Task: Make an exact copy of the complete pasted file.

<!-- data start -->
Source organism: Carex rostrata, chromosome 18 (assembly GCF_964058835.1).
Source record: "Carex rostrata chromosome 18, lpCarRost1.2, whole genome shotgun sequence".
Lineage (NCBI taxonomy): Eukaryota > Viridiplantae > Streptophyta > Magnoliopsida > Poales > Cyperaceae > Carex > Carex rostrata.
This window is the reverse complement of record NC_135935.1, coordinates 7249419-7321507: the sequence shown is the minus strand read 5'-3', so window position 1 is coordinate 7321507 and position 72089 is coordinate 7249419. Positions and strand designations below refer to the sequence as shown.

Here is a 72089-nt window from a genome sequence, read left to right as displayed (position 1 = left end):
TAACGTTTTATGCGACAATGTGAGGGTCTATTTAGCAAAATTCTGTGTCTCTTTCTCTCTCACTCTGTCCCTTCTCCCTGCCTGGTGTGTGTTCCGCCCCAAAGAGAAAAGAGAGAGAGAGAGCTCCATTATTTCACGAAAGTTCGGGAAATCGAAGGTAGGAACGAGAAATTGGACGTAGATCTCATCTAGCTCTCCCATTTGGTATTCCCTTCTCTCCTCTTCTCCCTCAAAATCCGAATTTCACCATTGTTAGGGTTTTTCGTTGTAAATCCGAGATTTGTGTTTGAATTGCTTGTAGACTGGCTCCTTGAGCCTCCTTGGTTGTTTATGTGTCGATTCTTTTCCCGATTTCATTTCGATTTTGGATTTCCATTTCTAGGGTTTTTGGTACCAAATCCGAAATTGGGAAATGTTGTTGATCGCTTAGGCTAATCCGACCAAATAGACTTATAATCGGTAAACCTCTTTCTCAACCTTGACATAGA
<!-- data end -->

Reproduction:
Source organism: Carex rostrata, chromosome 18 (assembly GCF_964058835.1).
Source record: "Carex rostrata chromosome 18, lpCarRost1.2, whole genome shotgun sequence".
Lineage (NCBI taxonomy): Eukaryota > Viridiplantae > Streptophyta > Magnoliopsida > Poales > Cyperaceae > Carex > Carex rostrata.
This window is the reverse complement of record NC_135935.1, coordinates 7249419-7321507: the sequence shown is the minus strand read 5'-3', so window position 1 is coordinate 7321507 and position 72089 is coordinate 7249419. Positions and strand designations below refer to the sequence as shown.

Here is a 72089-nt window from a genome sequence, read left to right as displayed (position 1 = left end):
TAACGTTTTATGCGACAATGTGAGGGTCTATTTAGCAAAATTCTGTGTCTCTTTCTCTCTCACTCTGTCCCTTCTCCCTGCCTGGTGTGTGTTCCGCCCCAAAGAGAAAAGAGAGAGAGAGAGCTCCATTATTTCACGAAAGTTCGGGAAATCGAAGGTAGGAACGAGAAATTGGACGTAGATCTCATCTAGCTCTCCCATTTGGTATTCCCTTCTCTCCTCTTCTCCCTCAAAATCCGAATTTCACCATTGTTAGGGTTTTTCGTTGTAAATCCGAGATTTGTGTTTGAATTGCTTGTAGACTGGCTCCTTGAGCCTCCTTGGTTGTTTATGTGTCGATTCTTTTCCCGATTTCATTTCGATTTTGGATTTCCATTTCTAGGGTTTTTGGTACCAAATCCGAAATTGGGAAATGTTGTTGATCGCTTAGGCTAATCCGACCAAATAGACTTATAATCGGTAAACCTCTTTCTCAACCTTGACATAGA